If you can’t use another method of payment and you don’t want to take your business elsewhere, ask if you can get “cash back” with your purchase. If this is what you choose, the merchant will give you cash and will add this amount to the total you have to pay. For example, if you buy an item for $10 and would like an additional $20 in cash, the total amount charged on your debit card will be $30, and the merchant will give you $20 in cash. This will allow you to avoid going to an ABM and paying an additional fee to obtain cash.

Several financial institutions in Canada also offer single-fee service packages, which include low-cost accounts. These types of packages can help you cut down on the service fees you will have to pay. For more information on single-fee service packages and low-cost accounts, see FCAC’s publication The Cost of Banking Guide. The website also has an interactive tool, which you can use to find a banking package that meets your needs.

Debit card fraud

Although debit cards are a convenient alternative to carrying large amounts of cash, it is important to be aware of the financial risks associated with using a debit card. Unfortunately, debit card fraud is a reality in Canada, and can be quite upsetting if you are a victim.

Thankfully, Canadian financial institutions have put in place a number of measures to protect consumers, such as a code of conduct for debit cards. This code ensures that if you fall victim to debit card fraud, your financial institution will usually cover your losses if you have taken appropriate steps to protect your card and your personal identification number (PIN). Here are some steps you can take to reduce the risk of fraud.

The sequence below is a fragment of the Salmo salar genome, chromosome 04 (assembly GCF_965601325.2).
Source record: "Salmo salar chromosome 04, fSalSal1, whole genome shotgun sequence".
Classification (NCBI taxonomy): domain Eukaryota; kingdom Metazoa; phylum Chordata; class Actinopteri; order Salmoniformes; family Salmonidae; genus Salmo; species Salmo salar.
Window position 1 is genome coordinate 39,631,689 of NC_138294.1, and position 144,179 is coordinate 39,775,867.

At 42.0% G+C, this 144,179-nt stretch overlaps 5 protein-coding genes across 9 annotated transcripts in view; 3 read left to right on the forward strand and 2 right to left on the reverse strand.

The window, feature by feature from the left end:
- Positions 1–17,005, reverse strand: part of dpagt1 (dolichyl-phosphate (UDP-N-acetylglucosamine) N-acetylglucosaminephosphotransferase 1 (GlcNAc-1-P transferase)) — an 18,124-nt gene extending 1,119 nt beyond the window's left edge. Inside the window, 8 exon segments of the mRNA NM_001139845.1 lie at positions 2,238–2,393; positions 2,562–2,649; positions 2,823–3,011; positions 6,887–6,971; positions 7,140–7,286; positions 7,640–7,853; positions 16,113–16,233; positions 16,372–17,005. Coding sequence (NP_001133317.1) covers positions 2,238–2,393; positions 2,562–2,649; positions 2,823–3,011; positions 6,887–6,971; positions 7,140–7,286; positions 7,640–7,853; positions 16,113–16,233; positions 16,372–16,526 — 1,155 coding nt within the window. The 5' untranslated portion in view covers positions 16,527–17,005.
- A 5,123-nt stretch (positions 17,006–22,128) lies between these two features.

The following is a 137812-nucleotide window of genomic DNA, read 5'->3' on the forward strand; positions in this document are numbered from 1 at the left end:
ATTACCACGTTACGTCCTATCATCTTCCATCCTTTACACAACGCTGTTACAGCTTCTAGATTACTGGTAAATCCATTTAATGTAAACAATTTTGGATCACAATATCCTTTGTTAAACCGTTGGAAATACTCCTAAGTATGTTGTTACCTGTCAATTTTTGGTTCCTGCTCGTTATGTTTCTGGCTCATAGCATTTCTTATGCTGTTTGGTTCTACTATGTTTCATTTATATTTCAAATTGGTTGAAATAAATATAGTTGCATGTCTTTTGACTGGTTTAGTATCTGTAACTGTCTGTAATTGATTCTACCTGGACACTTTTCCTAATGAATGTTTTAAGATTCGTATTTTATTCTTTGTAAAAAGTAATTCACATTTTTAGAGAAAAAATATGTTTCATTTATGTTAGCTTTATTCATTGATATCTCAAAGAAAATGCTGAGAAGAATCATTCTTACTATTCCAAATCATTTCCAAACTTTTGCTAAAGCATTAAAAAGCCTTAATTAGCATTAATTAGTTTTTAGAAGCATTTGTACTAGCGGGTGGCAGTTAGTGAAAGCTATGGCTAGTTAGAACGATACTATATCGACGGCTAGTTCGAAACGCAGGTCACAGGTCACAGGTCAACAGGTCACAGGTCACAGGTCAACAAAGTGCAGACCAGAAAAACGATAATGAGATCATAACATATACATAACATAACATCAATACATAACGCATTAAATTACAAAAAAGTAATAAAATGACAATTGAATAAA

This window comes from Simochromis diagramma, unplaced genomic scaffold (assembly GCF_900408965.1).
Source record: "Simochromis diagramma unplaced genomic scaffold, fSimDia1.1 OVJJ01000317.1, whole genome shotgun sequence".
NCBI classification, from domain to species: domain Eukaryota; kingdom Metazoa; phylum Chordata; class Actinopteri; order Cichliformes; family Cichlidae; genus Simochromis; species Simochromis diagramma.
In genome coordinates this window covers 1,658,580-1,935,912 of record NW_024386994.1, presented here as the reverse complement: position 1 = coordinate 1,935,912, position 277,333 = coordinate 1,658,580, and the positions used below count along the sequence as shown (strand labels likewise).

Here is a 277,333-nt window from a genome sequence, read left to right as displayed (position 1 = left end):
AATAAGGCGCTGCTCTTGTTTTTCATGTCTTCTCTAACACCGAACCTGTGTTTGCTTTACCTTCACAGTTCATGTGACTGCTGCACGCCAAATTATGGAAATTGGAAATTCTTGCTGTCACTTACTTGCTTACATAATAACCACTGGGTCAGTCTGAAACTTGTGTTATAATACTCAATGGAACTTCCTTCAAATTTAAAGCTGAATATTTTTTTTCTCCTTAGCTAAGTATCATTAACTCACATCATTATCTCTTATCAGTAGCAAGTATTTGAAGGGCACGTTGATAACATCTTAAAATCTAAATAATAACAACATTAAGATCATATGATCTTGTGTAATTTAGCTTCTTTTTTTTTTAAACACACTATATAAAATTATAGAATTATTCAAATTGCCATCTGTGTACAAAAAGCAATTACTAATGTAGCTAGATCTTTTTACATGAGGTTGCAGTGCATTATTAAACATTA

How to shop safely

Don’t give out any more personal information than is necessary, and only share this information with companies and organizations that you know and trust. If you notice something suspicious when you make a transaction, alert the company’s head office, as well as your own financial institution, immediately.

Make sure that the banking statements you receive are accurate. Check all of your account statements to make sure that the transactions listed are transactions that you actually made, and that none are missing. Report any lost or stolen debit card to your financial institution immediately.

Cancel and destroy any cards you no longer need or use.

Choose a PIN for your debit card that will be hard for other people to guess. Don’t use personal information such as your name, address, date of birth, social insurance number or telephone number. Your financial institution might not reimburse you for the money you lose if someone guesses your PIN and uses your personal information to withdraw money fraudulently from your account.

Never write your PIN down or give it to anyone else – not even to a family member or a friend. You could be liable for any unauthorized transactions. Change your PIN often. Banks will not charge you to do this. When you make a transaction – whether it is at your financial institution, an ABM or a store – always hide the keypad with your hand.

If you are a victim of fraud

If you believe you have become a victim of fraud, contact your financial institution and the local police immediately. Make sure you keep all of the notes and documents related to the fraudulent transaction, since the police may need them in case of an investigation. You may also call Phonebusters – an anti-fraud call centre that is jointly operated by the Ontario Provincial Police and the Royal Canadian Mounted Police – toll-free at 1-888-495-8501 or e-mail them at This email address is being protected from spambots. You need JavaScript enabled to view it. . If you think that your financial institution did not respect the debit card code, contact FCAC.

To obtain more information, contact the Financial Consumer Agency of Canada, toll free at 1-866-3222. If you are deaf or hard of hearingcall 613-947-7771 or 1-866-914-6097 (toll-free).